A group of British explorers attempting the first circumnavigation of the earth's surface over both poles have suffered a serious setback 450 miles from the North Pole on the last difficult leg of their three-year journey.
Vital equipment--including five snowmobiles, spare parts, tools and scientific devices--was destroyed by a fire this week in a storage shed at the camp of the Transglobe Expedition at Alert Base in northern Canada. The fire occurred just hours before the snowmobiles were to have been shipped by air to the expedition's leaders.
The fire left Ranulph Fiennes, an Eton-educated baronet, author and adventurer, and Charles Burton, a former soldier and small businessman, on foot pulling heavy sledges over high ridges of ice in temperatures as much as to 40 degrees below zero with only a week's supply of food and other provisions.
Expedition officials in London said they are working feverishly to obtain new equipment to be flown to Fiennes and Burton. They said they located new snowmobiles in Canada today but still have not found spare parts likely needed to repair them on the rugged journey across the ice.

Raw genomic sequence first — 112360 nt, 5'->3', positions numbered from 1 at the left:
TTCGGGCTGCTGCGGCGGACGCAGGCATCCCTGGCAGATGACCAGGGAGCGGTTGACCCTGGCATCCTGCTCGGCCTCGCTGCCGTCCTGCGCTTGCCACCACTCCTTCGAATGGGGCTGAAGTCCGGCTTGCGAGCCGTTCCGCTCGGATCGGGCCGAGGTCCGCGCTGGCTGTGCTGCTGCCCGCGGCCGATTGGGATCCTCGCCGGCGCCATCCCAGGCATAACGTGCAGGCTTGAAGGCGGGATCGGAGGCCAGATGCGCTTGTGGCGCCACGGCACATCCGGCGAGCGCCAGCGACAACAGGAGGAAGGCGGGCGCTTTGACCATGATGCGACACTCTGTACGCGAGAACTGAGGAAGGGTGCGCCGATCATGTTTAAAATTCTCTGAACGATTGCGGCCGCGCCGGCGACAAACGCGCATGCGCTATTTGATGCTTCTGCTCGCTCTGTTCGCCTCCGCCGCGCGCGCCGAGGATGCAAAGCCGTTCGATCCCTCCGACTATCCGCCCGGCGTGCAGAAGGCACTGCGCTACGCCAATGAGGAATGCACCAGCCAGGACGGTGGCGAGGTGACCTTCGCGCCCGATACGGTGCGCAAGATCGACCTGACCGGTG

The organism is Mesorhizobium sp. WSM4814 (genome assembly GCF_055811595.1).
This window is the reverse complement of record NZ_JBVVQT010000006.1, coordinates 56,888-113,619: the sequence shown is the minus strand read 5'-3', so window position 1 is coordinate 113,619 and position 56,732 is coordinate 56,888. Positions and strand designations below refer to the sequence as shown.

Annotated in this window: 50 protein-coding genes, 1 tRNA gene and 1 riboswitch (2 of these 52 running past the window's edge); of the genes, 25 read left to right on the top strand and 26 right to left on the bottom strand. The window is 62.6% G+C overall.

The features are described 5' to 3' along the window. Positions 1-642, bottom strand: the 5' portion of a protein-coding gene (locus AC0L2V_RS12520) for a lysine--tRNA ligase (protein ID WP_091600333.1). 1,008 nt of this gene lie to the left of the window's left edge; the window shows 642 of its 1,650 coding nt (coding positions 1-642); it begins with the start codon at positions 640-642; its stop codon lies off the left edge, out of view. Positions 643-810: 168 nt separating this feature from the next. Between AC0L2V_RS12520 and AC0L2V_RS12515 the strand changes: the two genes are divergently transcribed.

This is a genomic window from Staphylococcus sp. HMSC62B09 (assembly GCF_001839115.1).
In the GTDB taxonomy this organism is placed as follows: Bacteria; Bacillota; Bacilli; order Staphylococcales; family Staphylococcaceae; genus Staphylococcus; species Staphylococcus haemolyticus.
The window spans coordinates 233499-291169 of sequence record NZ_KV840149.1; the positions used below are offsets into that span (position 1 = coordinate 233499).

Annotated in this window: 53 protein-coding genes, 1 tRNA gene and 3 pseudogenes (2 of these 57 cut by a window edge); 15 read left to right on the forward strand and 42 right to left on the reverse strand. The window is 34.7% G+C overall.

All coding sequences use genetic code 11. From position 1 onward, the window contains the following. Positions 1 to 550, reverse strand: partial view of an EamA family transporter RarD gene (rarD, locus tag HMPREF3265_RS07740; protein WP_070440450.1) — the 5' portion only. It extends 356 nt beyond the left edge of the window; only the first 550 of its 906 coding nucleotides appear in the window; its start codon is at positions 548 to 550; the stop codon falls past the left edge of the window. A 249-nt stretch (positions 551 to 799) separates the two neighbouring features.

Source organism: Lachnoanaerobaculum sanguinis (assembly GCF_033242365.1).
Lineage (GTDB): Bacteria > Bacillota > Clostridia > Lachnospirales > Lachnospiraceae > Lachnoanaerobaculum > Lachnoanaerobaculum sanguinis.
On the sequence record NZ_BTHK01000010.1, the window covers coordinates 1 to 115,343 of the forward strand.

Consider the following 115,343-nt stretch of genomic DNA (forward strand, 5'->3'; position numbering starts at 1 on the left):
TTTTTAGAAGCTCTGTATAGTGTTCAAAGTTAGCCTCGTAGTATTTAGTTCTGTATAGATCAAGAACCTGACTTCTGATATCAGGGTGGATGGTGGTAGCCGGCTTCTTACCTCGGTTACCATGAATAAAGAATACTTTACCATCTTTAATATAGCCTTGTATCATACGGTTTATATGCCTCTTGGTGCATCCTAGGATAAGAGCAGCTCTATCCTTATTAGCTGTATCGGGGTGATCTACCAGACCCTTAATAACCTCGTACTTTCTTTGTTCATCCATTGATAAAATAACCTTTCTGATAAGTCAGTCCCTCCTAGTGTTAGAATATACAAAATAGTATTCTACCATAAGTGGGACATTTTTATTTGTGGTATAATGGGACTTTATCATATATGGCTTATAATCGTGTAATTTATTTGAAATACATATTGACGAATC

Expedition spokesman Paul Clark said that Fiennes and Burton were willing to continue on foot with a new supply of food and other provisions. But he said they would not be able to reach the North Pole during April before the summer sun begins to break up the polar ice, making passage impossible. They must cover 10 to 20 miles a day, Clark said, but have averaged only six miles a day on foot.
"This is a bad stroke of luck, but that's part of what expedition-making is all about," Clark said. "We know we are in a critical phase, but we are not begloomed."
The expedition set out from Greenwich in September 1979 and is due to return in August after crossing the polar ice cap. It has already crossed the Sahara Desert and Antarctica via the South Pole, and has navigated the dangerous Northwest Passage in Canada. During rest periods in cities in Europe, Africa, Australia and America, it has staged trade fairs of the sophisticated equipment donated by sponsors for travel on land and sea in extremes of heat and cold.